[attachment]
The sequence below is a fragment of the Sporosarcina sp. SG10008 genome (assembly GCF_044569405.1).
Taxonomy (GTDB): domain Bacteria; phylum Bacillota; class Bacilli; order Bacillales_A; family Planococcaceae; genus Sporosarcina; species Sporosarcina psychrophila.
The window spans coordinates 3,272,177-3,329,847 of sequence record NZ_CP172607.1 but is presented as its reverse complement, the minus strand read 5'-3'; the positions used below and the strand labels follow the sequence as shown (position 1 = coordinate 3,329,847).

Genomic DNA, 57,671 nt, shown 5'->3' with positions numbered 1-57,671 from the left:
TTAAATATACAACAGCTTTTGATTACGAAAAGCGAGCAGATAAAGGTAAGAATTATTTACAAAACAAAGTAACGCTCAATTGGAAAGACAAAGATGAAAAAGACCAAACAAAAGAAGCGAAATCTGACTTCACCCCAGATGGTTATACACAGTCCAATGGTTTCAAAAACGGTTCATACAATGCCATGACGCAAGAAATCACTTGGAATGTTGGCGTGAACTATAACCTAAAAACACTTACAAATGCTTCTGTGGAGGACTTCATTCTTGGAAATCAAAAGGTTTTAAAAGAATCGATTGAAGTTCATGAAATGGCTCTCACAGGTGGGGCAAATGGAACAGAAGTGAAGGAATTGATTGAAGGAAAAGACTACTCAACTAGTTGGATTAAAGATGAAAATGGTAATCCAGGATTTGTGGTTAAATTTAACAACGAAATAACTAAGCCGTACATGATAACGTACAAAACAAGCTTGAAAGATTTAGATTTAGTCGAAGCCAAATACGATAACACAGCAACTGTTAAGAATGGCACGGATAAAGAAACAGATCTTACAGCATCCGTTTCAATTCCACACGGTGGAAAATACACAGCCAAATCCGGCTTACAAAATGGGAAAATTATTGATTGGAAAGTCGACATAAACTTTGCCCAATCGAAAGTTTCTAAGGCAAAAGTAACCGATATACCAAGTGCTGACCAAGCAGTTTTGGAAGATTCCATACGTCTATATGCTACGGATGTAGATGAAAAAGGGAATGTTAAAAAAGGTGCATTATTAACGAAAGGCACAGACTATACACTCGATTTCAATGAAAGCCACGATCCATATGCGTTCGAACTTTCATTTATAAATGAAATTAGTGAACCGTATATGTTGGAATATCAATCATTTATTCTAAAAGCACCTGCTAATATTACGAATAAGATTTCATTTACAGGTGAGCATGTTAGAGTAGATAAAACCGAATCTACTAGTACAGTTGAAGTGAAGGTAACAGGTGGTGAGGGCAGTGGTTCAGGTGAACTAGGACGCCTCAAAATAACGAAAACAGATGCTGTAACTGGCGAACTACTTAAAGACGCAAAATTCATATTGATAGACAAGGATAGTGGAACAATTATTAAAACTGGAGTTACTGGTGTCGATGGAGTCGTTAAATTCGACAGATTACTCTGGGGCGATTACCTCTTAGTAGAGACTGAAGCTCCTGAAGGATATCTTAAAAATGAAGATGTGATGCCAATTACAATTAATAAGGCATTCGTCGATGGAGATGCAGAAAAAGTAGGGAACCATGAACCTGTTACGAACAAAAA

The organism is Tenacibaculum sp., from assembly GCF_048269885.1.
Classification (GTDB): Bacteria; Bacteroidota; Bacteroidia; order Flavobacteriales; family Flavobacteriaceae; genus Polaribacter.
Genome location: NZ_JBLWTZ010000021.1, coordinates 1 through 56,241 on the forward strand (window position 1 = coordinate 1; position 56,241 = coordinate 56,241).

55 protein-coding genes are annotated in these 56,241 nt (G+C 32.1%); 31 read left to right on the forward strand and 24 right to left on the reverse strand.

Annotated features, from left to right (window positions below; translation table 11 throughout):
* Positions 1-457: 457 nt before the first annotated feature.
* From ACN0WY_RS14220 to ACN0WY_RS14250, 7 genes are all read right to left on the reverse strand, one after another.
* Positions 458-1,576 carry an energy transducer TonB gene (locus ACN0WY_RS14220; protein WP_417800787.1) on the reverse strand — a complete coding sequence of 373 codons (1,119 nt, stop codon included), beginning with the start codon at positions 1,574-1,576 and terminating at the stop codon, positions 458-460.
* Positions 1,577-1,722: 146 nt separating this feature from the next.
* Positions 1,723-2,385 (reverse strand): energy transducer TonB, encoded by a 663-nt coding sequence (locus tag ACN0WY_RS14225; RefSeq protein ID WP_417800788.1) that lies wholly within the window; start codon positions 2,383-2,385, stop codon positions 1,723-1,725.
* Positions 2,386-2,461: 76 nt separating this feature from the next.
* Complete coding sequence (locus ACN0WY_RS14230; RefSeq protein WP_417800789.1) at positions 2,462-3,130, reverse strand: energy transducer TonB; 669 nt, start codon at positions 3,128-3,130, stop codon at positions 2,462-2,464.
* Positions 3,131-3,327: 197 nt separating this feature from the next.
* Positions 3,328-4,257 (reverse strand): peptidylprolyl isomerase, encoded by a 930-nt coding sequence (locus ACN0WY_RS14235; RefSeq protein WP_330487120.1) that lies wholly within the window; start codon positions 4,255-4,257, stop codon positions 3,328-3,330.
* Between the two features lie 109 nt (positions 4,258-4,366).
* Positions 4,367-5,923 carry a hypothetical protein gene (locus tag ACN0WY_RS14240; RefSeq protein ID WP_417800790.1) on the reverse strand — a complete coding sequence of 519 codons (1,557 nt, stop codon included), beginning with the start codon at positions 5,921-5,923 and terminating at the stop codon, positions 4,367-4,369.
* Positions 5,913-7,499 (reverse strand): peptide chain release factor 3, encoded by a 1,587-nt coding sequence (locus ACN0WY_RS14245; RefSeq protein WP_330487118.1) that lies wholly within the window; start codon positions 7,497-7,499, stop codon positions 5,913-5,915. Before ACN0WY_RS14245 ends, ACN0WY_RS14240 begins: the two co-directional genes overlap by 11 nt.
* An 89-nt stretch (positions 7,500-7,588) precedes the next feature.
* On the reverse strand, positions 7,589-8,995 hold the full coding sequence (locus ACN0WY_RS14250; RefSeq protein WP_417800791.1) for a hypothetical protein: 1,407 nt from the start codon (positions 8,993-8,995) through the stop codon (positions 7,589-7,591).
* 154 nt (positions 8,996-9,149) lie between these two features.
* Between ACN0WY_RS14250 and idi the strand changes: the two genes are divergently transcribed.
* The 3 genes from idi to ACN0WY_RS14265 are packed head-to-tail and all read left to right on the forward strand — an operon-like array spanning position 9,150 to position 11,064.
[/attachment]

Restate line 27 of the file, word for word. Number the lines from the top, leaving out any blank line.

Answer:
* The 3 genes from idi to ACN0WY_RS14265 are packed head-to-tail and all read left to right on the forward strand — an operon-like array spanning position 9,150 to position 11,064.